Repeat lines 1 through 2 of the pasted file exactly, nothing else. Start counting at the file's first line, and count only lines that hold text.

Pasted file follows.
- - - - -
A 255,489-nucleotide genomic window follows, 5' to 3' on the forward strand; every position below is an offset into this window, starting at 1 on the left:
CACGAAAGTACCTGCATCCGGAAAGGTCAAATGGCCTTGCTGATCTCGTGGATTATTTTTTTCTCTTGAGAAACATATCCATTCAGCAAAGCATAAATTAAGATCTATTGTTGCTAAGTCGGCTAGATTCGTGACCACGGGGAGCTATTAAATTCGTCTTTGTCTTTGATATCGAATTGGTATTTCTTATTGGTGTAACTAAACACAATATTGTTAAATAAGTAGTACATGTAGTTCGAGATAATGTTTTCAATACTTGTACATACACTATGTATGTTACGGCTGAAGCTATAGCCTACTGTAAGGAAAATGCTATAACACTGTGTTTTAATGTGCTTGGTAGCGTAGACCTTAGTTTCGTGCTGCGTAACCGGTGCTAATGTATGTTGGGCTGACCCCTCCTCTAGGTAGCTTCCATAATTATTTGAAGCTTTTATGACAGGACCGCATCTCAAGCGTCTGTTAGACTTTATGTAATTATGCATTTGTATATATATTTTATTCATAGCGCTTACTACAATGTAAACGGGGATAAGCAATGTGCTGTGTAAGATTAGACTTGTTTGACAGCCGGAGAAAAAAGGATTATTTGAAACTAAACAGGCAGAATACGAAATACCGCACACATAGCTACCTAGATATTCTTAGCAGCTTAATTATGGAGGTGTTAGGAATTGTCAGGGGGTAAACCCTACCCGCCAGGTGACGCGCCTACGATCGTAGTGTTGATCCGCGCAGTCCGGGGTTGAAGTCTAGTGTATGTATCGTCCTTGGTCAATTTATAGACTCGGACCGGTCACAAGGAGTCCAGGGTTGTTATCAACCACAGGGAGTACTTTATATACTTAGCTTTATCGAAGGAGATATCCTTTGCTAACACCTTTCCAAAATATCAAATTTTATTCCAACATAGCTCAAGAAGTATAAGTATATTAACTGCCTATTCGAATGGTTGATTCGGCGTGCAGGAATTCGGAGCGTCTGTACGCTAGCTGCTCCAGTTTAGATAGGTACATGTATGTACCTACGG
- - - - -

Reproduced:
A 255,489-nucleotide genomic window follows, 5' to 3' on the forward strand; every position below is an offset into this window, starting at 1 on the left:
CACGAAAGTACCTGCATCCGGAAAGGTCAAATGGCCTTGCTGATCTCGTGGATTATTTTTTTCTCTTGAGAAACATATCCATTCAGCAAAGCATAAATTAAGATCTATTGTTGCTAAGTCGGCTAGATTCGTGACCACGGGGAGCTATTAAATTCGTCTTTGTCTTTGATATCGAATTGGTATTTCTTATTGGTGTAACTAAACACAATATTGTTAAATAAGTAGTACATGTAGTTCGAGATAATGTTTTCAATACTTGTACATACACTATGTATGTTACGGCTGAAGCTATAGCCTACTGTAAGGAAAATGCTATAACACTGTGTTTTAATGTGCTTGGTAGCGTAGACCTTAGTTTCGTGCTGCGTAACCGGTGCTAATGTATGTTGGGCTGACCCCTCCTCTAGGTAGCTTCCATAATTATTTGAAGCTTTTATGACAGGACCGCATCTCAAGCGTCTGTTAGACTTTATGTAATTATGCATTTGTATATATATTTTATTCATAGCGCTTACTACAATGTAAACGGGGATAAGCAATGTGCTGTGTAAGATTAGACTTGTTTGACAGCCGGAGAAAAAAGGATTATTTGAAACTAAACAGGCAGAATACGAAATACCGCACACATAGCTACCTAGATATTCTTAGCAGCTTAATTATGGAGGTGTTAGGAATTGTCAGGGGGTAAACCCTACCCGCCAGGTGACGCGCCTACGATCGTAGTGTTGATCCGCGCAGTCCGGGGTTGAAGTCTAGTGTATGTATCGTCCTTGGTCAATTTATAGACTCGGACCGGTCACAAGGAGTCCAGGGTTGTTATCAACCACAGGGAGTACTTTATATACTTAGCTTTATCGAAGGAGATATCCTTTGCTAACACCTTTCCAAAATATCAAATTTTATTCCAACATAGCTCAAGAAGTATAAGTATATTAACTGCCTATTCGAATGGTTGATTCGGCGTGCAGGAATTCGGAGCGTCTGTACGCTAGCTGCTCCAGTTTAGATAGGTACATGTATGTACCTACGG